Certainly it would seem very obvious that if the hydro pole is in the middle of the driveway, then the driveway would be rendered useless for vehicular traffic other than motorcycles.
However, if you are a real estate agent, then you need to be a problem solver. Why is it there? Is it going to be moved? When? And, at whose expense?
The Problem could be:
- It’s an old hydro pole, and a new house; the pole stays,
- It’s a new hydro pole, and a new house, hydro’s error; they will rectify at their expense,
- It’s a new pole, and a new house, but it’s placed exactly where it’s supposed to be; it won’t be moved.
So, depending upon the situation, Hydro needs to be contacted to determine whether they will move the pole. Assuming that Hydro is agreeable, the cost might easily be $10,000.00.
Now, the question is who is going to pay: 1) Hydro, 2) Seller, 3) Builder, or 4) Buyer.
When a situation like this arises, it’s often indicative of more problems than just the pole.
Assuming we have a new building, was it placed on the lot properly? Was it constructed according to plans? If it was not, then we have an issue as well with the Municipality.
Upon investigation, we might find that the builder constructed the building without paying for a new set of plans. There is a “left to right” configuration. That was project #1. Now, the builder is building the same house on another lot. This time it’s “right to left”. The builder tells everybody, but the only set of actual plans they have in their possession is the first one, which shows “left to right”. The builder saved $3,000.00 in fees. All the trades must construct the mirror image. But, someone makes a mistake.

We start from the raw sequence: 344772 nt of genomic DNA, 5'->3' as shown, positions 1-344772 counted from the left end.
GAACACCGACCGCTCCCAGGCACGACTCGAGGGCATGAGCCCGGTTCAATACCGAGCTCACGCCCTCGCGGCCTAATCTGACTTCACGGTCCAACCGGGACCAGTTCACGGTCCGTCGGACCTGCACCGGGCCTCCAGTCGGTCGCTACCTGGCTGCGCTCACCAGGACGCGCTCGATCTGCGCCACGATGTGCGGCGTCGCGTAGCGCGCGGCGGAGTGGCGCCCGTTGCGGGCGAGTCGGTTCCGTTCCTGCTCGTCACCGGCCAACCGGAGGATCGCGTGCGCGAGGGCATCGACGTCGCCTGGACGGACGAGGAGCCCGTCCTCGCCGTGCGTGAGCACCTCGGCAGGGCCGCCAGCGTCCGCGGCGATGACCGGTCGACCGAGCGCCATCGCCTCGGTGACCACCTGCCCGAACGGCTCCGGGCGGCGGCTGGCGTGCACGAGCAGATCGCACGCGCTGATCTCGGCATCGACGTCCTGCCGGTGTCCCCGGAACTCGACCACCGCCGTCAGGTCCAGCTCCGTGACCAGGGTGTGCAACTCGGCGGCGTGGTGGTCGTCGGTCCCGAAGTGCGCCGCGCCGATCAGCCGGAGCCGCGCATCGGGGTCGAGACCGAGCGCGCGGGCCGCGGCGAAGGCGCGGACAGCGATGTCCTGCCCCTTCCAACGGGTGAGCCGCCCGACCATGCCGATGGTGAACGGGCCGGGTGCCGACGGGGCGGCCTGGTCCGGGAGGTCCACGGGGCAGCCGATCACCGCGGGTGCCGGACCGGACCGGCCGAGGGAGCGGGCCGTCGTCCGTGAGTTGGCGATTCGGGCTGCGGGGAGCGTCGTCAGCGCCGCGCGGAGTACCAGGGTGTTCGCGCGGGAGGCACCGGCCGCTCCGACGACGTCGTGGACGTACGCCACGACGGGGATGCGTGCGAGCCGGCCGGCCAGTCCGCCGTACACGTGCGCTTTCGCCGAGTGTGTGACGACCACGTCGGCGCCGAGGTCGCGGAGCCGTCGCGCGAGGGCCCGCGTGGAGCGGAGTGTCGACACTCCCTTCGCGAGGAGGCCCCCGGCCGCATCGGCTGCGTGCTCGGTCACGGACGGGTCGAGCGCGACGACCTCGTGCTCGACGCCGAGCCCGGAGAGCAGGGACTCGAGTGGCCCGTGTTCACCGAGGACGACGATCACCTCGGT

Now we have a “left to right” building on the second lot when it was the “right to left” proposal which was approved. The setbacks are incorrect. Close, only out by a few inches, but still out. That means that the building is non-compliant. It’s a solvable problem. The Committee of Adjustment will deal with the issue and consent to the new setbacks without any real opposition because they are so close. The difficulty here, is the 90 day delay, and the 30 day appeal period following a decision. Naturally, this assumes, that there is no opposition. This Committee of Adjustment application will cost another $5,000.00. So, this could easily be solved with a cheque for $15,000.00. But, who is going to write it?
The usual standard form Agreement of Purchase and Sale will not deal with these issues. Remember that the hydro pole is on adjacent municipal property. And, nothing in the standard form addresses adjacent properties.
Both the Listing Agent and the Buyer’s Agent need to identify the issue, it’s a material fact, and it might easily lead to another potential issue namely setbacks upon investigation. Naturally, that investigation needs to take place ahead of time.
If the matter is left unaddressed, then we know who is going to pay: the Agents!
Brian Madigan LL.B., Broker